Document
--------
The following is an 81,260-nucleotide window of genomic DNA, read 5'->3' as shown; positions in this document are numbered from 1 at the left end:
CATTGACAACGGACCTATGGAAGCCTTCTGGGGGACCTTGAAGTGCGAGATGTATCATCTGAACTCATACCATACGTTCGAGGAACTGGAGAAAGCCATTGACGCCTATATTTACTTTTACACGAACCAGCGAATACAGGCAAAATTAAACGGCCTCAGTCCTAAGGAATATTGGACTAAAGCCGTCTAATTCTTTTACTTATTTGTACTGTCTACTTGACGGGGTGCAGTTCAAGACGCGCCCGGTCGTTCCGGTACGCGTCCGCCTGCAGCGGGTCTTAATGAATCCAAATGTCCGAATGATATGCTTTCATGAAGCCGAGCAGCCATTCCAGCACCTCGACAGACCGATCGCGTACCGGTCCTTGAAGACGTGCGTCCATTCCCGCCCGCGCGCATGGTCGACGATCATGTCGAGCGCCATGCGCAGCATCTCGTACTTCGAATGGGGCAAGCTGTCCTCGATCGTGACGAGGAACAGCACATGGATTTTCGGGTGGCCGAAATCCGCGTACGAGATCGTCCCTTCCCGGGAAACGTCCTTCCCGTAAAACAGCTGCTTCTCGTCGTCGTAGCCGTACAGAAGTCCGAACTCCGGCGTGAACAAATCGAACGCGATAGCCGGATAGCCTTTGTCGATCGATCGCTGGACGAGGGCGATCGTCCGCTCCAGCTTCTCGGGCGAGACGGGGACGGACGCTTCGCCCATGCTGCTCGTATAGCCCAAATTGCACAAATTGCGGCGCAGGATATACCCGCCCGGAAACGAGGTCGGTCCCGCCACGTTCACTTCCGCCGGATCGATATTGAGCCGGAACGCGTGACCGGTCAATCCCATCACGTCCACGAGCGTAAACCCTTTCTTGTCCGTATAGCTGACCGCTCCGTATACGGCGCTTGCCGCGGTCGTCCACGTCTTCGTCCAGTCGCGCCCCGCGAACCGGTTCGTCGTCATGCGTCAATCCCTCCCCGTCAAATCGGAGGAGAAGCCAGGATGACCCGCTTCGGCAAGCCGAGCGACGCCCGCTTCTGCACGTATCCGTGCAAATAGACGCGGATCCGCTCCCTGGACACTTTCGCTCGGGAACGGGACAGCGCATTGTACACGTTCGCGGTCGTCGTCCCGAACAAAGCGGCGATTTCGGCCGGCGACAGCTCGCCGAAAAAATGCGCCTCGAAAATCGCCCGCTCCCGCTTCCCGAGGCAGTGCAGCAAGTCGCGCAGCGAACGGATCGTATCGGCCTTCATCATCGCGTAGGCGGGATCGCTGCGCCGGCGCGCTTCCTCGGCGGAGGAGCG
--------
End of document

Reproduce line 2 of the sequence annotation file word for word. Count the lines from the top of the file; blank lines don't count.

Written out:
CATTGACAACGGACCTATGGAAGCCTTCTGGGGGACCTTGAAGTGCGAGATGTATCATCTGAACTCATACCATACGTTCGAGGAACTGGAGAAAGCCATTGACGCCTATATTTACTTTTACACGAACCAGCGAATACAGGCAAAATTAAACGGCCTCAGTCCTAAGGAATATTGGACTAAAGCCGTCTAATTCTTTTACTTATTTGTACTGTCTACTTGACGGGGTGCAGTTCAAGACGCGCCCGGTCGTTCCGGTACGCGTCCGCCTGCAGCGGGTCTTAATGAATCCAAATGTCCGAATGATATGCTTTCATGAAGCCGAGCAGCCATTCCAGCACCTCGACAGACCGATCGCGTACCGGTCCTTGAAGACGTGCGTCCATTCCCGCCCGCGCGCATGGTCGACGATCATGTCGAGCGCCATGCGCAGCATCTCGTACTTCGAATGGGGCAAGCTGTCCTCGATCGTGACGAGGAACAGCACATGGATTTTCGGGTGGCCGAAATCCGCGTACGAGATCGTCCCTTCCCGGGAAACGTCCTTCCCGTAAAACAGCTGCTTCTCGTCGTCGTAGCCGTACAGAAGTCCGAACTCCGGCGTGAACAAATCGAACGCGATAGCCGGATAGCCTTTGTCGATCGATCGCTGGACGAGGGCGATCGTCCGCTCCAGCTTCTCGGGCGAGACGGGGACGGACGCTTCGCCCATGCTGCTCGTATAGCCCAAATTGCACAAATTGCGGCGCAGGATATACCCGCCCGGAAACGAGGTCGGTCCCGCCACGTTCACTTCCGCCGGATCGATATTGAGCCGGAACGCGTGACCGGTCAATCCCATCACGTCCACGAGCGTAAACCCTTTCTTGTCCGTATAGCTGACCGCTCCGTATACGGCGCTTGCCGCGGTCGTCCACGTCTTCGTCCAGTCGCGCCCCGCGAACCGGTTCGTCGTCATGCGTCAATCCCTCCCCGTCAAATCGGAGGAGAAGCCAGGATGACCCGCTTCGGCAAGCCGAGCGACGCCCGCTTCTGCACGTATCCGTGCAAATAGACGCGGATCCGCTCCCTGGACACTTTCGCTCGGGAACGGGACAGCGCATTGTACACGTTCGCGGTCGTCGTCCCGAACAAAGCGGCGATTTCGGCCGGCGACAGCTCGCCGAAAAAATGCGCCTCGAAAATCGCCCGCTCCCGCTTCCCGAGGCAGTGCAGCAAGTCGCGCAGCGAACGGATCGTATCGGCCTTCATCATCGCGTAGGCGGGATCGCTGCGCCGGCGCGCTTCCTCGGCGGAGGAGCG